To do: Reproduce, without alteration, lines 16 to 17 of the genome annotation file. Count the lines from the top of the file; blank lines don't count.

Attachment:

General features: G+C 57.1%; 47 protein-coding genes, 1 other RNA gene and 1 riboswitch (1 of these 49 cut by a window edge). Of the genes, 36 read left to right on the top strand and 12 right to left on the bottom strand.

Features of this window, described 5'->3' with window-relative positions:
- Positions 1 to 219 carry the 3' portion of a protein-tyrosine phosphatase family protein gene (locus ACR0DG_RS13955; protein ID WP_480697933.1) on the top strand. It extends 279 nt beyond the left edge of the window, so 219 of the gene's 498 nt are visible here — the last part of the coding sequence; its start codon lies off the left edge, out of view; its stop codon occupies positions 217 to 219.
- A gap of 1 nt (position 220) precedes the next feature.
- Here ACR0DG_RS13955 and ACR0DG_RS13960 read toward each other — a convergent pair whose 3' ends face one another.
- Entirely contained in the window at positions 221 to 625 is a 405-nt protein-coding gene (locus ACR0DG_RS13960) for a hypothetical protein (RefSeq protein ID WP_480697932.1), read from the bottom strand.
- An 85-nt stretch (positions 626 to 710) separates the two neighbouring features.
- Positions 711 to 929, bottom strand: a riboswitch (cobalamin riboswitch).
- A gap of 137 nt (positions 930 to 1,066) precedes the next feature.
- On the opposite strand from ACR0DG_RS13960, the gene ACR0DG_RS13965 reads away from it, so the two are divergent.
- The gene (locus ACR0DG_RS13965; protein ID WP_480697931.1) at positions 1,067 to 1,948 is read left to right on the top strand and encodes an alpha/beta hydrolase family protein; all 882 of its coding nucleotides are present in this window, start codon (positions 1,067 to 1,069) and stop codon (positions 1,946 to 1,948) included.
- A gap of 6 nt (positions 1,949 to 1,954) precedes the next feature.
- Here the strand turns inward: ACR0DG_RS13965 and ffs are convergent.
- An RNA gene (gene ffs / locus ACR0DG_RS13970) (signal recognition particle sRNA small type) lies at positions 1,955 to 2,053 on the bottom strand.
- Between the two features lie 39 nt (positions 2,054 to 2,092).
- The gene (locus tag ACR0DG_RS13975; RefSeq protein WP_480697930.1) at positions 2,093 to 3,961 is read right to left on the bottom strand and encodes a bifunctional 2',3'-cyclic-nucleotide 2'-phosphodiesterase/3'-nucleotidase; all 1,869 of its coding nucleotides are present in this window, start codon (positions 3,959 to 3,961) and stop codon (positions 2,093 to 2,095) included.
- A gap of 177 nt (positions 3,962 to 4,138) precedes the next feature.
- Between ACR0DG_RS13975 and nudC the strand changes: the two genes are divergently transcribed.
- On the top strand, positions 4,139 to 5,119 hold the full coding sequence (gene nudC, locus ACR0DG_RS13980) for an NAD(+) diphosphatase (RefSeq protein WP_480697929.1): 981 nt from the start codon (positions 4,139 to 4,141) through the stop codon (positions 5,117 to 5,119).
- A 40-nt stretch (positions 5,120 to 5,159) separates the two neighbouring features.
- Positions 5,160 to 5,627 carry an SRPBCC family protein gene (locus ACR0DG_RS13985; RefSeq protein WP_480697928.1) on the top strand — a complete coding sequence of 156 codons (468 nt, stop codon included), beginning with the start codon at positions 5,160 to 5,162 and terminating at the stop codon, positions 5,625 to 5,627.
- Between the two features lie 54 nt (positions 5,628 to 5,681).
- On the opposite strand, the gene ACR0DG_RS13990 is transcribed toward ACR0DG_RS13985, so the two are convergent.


- The gene (locus tag ACR0DG_RS13975; RefSeq protein WP_480697930.1) at positions 2,093 to 3,961 is read right to left on the bottom strand and encodes a bifunctional 2',3'-cyclic-nucleotide 2'-phosphodiesterase/3'-nucleotidase; all 1,869 of its coding nucleotides are present in this window, start codon (positions 3,959 to 3,961) and stop codon (positions 2,093 to 2,095) included.
- A gap of 177 nt (positions 3,962 to 4,138) precedes the next feature.